The most common areas of mental health discrimination for Black and Minority Ethnic communities are making and keeping friends (68%), being shunned by people that know they have a mental health problem (68%), in finding (68%) and keeping a job (67%) and in social life (67%), meaning mental health problems are becoming life limiting for some people. The previous Viewpoint research found that people using secondary services experienced the highest levels of stigma from being shunned, amongst family, friends, in their social life and with mental health staff. However, in all areas, discrimination was experienced by a noticeably lower percentage compared to Black and Minority Ethnic communities surveyed here (Table 1).

Although stigma and discrimination come from society at large, one third (32%) also say they were treated less favourably by their own communities because of their mental illness due to various social and cultural reasons.

Sue Baker, Director of Time to Change said, “This new survey provides richer insight into the experience of mental health discrimination across a wider range of Black and Minority Ethnic communities, the different areas of life affected and the compounding impact of high levels of racial discrimination. This will inform our work and support the work of others who are helping communities start new conversations about mental health and address stigma and taboos in a range of culturally appropriate and effective ways.”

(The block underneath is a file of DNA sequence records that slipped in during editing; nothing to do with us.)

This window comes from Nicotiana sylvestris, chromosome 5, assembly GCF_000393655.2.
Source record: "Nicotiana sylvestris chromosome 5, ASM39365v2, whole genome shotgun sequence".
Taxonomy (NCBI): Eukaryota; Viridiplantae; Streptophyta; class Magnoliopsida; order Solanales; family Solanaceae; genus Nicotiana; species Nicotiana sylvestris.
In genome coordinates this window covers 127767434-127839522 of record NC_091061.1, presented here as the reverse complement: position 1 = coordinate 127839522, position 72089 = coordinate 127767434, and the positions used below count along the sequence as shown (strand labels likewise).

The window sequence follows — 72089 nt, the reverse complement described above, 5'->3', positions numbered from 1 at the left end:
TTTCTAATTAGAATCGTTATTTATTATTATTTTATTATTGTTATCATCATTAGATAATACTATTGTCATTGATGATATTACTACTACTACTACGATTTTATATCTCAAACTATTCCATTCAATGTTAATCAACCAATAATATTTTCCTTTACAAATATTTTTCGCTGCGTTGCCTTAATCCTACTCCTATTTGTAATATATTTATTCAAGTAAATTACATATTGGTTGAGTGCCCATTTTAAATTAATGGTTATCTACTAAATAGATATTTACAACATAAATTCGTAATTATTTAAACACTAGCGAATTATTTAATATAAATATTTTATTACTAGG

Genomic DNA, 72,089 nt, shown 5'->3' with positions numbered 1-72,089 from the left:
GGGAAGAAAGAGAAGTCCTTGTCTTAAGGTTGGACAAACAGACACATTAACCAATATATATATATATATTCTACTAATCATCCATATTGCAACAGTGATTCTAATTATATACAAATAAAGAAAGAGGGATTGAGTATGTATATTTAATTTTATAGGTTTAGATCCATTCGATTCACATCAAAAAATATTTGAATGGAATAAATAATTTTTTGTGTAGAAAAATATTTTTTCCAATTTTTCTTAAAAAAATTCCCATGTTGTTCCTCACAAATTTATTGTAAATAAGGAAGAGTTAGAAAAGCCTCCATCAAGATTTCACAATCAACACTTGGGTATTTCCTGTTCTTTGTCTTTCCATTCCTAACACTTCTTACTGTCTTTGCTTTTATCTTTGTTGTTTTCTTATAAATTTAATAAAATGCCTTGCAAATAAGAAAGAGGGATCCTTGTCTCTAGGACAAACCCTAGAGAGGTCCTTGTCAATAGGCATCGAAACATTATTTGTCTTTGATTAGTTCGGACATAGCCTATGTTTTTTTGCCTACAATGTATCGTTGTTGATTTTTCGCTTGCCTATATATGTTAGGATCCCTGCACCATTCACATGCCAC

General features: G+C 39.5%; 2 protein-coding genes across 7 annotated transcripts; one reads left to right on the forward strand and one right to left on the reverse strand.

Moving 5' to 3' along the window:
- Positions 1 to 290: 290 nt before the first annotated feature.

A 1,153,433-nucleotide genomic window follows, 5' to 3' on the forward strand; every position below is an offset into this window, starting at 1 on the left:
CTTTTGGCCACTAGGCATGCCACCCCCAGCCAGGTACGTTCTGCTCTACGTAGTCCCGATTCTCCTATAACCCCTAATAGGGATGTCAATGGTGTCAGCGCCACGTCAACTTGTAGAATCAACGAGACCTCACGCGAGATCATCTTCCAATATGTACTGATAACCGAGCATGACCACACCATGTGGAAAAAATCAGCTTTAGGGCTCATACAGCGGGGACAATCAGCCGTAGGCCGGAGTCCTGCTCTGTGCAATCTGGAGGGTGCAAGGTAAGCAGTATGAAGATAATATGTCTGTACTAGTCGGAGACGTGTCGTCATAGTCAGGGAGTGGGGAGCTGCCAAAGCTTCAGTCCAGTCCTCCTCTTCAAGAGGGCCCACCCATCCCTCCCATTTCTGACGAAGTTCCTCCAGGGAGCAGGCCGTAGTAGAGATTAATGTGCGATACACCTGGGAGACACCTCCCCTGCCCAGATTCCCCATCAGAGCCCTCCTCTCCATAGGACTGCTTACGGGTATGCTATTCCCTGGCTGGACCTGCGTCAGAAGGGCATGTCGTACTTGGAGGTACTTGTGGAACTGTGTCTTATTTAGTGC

Sandra Griffiths, Time to Change Black and Minority Ethnic Equalities Coordinator said, "Tackling mental health stigma and discrimination experienced by Black and Minority Ethnic communities needs to be tackled at an individual, community and societal level. Without this strategic approach the double discrimination that Black and Minority Ethnic people with mental health problems face will continue. Time to Change is committed to being part of a broader movement to stopping this trend."

Local projects working to end mental health stigma and discrimination amongst a range of Black and Minority Ethnic communities have been awarded a third of the Time to Change grants fund (nearly £750,000). These include projects in mosques and Black Majority churches, work with Pakistani and other South Asian groups and with a range of African and Caribbean communities, and a project working with refugees and asylum seekers.